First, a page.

Thursday, June 20, 2013
Kato, you’re preoccupied with bananas, aren’t you?
Me? … preoccupied with bananas?
Yes, you are. You talked about the bananas at the Garden of Eden the other day, didn’t you?
Yes, I did, but I’m not particularly fond of bananas.
Then how come you’ve brought up bananas again?
Well … Diane, do you remember the following passage in the banana story?
Kato, what about the above passage?
Well … I’m just wondering where the go-bananas phrase came from.
It’s obvious, isn’t it?
What is obvious, Diane?
You see … many people believe for centuries that Adam and Eve ate an apple in the Garden of Eden. Then all of a sudden, you mentioned the above nonsense, that is, go for bananas, instead of apples. That’s why “go bananas” means “go out of one’s mind.”
But, Diane, the phrase has been around for quite a while. As you know, people said the phrase before the above book goes public. You told me your explanation simply because I told you the banana story.
According to the story, the naturalist Carl Linne told the world that Adam and Eve ate a banana, not an apple, didn’t he?
Yes, he did.
Carl Linne (1707 – 1778)
Linne told the world that Adam and Eve ate a banana, not an apple.
When he did, most people didn’t believe him, I suppose.
What makes you think so?
… ‘Cause even after Linne died many artists have painted apples, instead of bananas, in the paintings of “Adame and Eve” as Hans Thoma and Maurice Denis did.
ADAM AND EVE by Hans Thoma (1839-1924)
ADAM AND EVE by Maurice Denis (1870-1943)
I see …
So, when Linne told the world, meny people thought that he went out of his mind and some people said that he “went bananas” instead of “went apples.” Since then “go bananas” has meant “go crazy” or “out of one’s mind.”
Ummm … Diane, I think you can make a living as an etymologist.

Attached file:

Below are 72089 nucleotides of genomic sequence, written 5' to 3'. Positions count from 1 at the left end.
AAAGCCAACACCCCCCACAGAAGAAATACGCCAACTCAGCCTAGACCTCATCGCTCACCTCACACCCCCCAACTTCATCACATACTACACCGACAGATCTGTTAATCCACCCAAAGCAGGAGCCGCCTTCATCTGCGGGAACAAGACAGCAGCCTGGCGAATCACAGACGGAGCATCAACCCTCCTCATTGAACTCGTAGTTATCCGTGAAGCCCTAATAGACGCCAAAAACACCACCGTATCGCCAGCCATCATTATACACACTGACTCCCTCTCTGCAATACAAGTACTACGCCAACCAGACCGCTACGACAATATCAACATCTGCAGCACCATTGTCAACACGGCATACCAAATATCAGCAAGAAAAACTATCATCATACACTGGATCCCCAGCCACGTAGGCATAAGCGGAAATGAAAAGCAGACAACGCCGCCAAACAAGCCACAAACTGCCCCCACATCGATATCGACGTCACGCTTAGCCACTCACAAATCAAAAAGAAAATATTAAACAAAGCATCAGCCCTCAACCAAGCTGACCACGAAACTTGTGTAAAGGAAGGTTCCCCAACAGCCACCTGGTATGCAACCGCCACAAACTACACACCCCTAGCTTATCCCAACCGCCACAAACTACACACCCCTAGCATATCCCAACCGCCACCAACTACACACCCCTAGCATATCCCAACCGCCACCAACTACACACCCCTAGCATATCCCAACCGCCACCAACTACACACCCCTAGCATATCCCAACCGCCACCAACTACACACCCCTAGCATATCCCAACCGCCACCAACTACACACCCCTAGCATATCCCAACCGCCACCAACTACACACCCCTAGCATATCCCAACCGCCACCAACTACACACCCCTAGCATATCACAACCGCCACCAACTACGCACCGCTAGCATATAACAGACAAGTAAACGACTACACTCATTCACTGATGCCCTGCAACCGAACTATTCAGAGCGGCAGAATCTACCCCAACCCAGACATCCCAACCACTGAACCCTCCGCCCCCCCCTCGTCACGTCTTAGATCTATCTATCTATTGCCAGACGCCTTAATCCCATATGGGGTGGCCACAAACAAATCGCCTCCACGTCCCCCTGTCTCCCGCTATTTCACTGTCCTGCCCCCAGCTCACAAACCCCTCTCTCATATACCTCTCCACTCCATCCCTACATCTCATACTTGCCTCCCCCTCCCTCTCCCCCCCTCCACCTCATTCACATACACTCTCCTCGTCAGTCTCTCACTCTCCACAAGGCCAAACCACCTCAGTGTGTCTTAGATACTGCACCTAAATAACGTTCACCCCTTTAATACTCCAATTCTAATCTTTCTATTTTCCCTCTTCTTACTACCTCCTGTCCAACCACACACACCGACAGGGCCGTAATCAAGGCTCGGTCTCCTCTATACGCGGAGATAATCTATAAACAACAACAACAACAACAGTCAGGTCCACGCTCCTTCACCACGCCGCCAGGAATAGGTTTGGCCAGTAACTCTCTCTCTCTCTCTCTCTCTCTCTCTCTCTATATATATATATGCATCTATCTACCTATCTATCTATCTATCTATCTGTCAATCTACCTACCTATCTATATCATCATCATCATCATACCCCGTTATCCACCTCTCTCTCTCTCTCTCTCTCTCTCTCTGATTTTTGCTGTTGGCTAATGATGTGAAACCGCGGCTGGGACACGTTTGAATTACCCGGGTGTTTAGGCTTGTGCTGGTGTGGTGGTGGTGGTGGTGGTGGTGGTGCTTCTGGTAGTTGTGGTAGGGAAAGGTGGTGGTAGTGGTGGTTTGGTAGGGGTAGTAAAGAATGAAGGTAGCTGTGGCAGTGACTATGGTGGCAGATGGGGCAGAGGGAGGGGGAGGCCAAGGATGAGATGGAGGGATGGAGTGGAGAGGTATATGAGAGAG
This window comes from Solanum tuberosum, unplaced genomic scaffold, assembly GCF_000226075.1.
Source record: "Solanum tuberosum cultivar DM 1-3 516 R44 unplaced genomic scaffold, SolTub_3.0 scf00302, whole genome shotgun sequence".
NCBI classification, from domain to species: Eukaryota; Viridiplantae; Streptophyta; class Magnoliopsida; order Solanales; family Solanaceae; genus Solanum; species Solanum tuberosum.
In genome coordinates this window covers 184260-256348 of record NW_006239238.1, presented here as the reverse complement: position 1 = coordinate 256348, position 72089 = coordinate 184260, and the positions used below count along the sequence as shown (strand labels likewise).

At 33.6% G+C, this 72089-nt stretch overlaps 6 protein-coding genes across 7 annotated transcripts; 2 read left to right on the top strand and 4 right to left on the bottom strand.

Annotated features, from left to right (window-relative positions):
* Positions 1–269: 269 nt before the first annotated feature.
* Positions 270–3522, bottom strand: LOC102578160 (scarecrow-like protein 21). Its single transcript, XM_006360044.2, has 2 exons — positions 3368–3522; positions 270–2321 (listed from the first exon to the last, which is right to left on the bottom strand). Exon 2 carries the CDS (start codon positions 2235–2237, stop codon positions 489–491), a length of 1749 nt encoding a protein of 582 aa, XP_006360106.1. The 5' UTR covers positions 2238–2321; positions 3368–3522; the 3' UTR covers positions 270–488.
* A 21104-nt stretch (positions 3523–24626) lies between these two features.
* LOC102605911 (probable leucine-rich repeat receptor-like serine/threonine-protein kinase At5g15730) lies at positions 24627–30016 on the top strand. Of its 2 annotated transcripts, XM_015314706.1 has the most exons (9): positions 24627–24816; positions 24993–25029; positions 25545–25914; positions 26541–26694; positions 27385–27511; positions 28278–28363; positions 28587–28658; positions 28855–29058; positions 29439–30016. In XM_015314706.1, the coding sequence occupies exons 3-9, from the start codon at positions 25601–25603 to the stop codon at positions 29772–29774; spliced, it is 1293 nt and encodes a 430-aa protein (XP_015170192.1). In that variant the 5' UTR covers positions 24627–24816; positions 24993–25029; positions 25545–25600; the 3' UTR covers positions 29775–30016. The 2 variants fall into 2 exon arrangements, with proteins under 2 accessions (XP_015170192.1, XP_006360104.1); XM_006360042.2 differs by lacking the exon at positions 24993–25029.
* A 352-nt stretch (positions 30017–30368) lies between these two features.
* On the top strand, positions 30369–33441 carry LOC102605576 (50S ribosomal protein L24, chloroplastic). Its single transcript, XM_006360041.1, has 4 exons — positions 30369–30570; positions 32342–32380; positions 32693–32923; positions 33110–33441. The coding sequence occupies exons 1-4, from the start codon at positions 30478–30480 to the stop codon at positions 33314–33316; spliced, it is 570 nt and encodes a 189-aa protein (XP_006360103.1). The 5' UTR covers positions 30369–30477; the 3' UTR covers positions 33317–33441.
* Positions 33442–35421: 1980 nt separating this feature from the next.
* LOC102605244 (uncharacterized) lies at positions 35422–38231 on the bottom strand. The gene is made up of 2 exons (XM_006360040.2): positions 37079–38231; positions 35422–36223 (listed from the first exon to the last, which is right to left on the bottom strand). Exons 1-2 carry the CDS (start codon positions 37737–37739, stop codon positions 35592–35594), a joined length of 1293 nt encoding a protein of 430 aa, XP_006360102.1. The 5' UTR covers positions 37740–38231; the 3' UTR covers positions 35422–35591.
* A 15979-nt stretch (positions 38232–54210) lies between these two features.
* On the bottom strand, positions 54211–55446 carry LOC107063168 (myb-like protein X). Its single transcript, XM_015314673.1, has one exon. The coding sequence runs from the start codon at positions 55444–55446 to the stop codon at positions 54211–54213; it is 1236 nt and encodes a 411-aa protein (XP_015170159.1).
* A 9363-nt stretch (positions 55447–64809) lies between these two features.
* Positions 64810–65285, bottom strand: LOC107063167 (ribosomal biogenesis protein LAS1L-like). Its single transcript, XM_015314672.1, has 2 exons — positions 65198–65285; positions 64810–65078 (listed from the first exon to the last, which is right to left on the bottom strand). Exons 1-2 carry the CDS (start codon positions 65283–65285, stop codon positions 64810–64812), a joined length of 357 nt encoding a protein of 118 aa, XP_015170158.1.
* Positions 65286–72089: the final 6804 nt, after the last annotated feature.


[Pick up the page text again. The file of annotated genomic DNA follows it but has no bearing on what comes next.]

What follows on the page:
Do you really think so, Kato?
Well … you may be right, but I’m still in doubt. So I search for the true origin on the Net and come up with the following three sites:
I know, the banana is the favorite food of monkeys, and monkeys are a popular symbol of disorder and misbehaviour. So, the word “bananas” came to be associated with “crazy.” This is naturally understandable, isn’t it?
Wild, drunken behavior caused by drinking Indonesian native concoctions made from fermented bananas… I’d rather go for that, Kato.
So, Diane, you’d rather like to take a fermented banana drink and go crazy, huh?
That would be nice, wouldn’t it? I didn’t know that there is a fermented banana drink.
Well … I’ve found a nice video clip for you, Diane. You can now make your own banana wine.
Well … I wonder what it tastes like?
Of course, it tastes like banana!
Very funny … By the way, Kato, did you check with OED?
Yes, I did. Look at the following page:
It says that it came from Mande via Portuguese or Spanish in the late 16th century.
What is Mande?
It is one of the largest ethnic groups in West Africa with an estimated population of eleven million. They are the descendants of the Mali Empire, which rose to power under the rule of the great Mandinka king Sundiata Keita. Apparently, they used the word “bananas” as crazy.
I see … So, the origin goes back to the late 16th century, huh?
That’s what it says.
I’ve got another question for you, Diane.
What is it?
How about “go nuts”? Tell me, Diane, about the origin of the idiom “go nuts.”
Oh, Kato, … but you drive me nuts.
If you’ve got some time,
Please read one of the following artciles:
Hi, I’m June Adams.
“Go nuts” is an English idiom that is usually used in reference to someone who gets extremely excited over something.
This may occur in terms of a person getting agitated, or can also refer to someone who does something with complete abandon.
Another popular way that “go nuts” is used is when someone is describing someone who has had a mental breakdown and gone insane.
The origin of the phrase may be related to the slang usage of the word “nut” as a way of saying “head,” or it could have been based on the way that monkeys react wildly when they are given nuts.